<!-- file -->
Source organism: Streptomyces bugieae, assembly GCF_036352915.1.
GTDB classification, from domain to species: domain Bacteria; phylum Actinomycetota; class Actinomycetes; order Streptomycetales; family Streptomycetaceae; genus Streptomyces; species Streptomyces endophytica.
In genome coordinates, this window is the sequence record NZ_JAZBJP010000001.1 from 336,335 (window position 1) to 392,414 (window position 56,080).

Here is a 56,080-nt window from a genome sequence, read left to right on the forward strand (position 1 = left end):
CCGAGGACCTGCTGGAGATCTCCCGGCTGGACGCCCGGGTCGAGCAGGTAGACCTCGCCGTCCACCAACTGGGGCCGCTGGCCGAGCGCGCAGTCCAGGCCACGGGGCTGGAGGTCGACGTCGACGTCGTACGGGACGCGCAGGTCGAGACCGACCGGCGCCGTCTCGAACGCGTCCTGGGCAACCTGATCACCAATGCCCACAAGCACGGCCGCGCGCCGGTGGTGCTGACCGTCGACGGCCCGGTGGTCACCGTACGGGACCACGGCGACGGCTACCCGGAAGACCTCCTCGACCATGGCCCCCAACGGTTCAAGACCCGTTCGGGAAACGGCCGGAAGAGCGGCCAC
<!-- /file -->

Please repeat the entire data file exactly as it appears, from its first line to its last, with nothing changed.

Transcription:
Source organism: Streptomyces bugieae, assembly GCF_036352915.1.
GTDB classification, from domain to species: domain Bacteria; phylum Actinomycetota; class Actinomycetes; order Streptomycetales; family Streptomycetaceae; genus Streptomyces; species Streptomyces endophytica.
In genome coordinates, this window is the sequence record NZ_JAZBJP010000001.1 from 336,335 (window position 1) to 392,414 (window position 56,080).

Here is a 56,080-nt window from a genome sequence, read left to right on the forward strand (position 1 = left end):
CCGAGGACCTGCTGGAGATCTCCCGGCTGGACGCCCGGGTCGAGCAGGTAGACCTCGCCGTCCACCAACTGGGGCCGCTGGCCGAGCGCGCAGTCCAGGCCACGGGGCTGGAGGTCGACGTCGACGTCGTACGGGACGCGCAGGTCGAGACCGACCGGCGCCGTCTCGAACGCGTCCTGGGCAACCTGATCACCAATGCCCACAAGCACGGCCGCGCGCCGGTGGTGCTGACCGTCGACGGCCCGGTGGTCACCGTACGGGACCACGGCGACGGCTACCCGGAAGACCTCCTCGACCATGGCCCCCAACGGTTCAAGACCCGTTCGGGAAACGGCCGGAAGAGCGGCCAC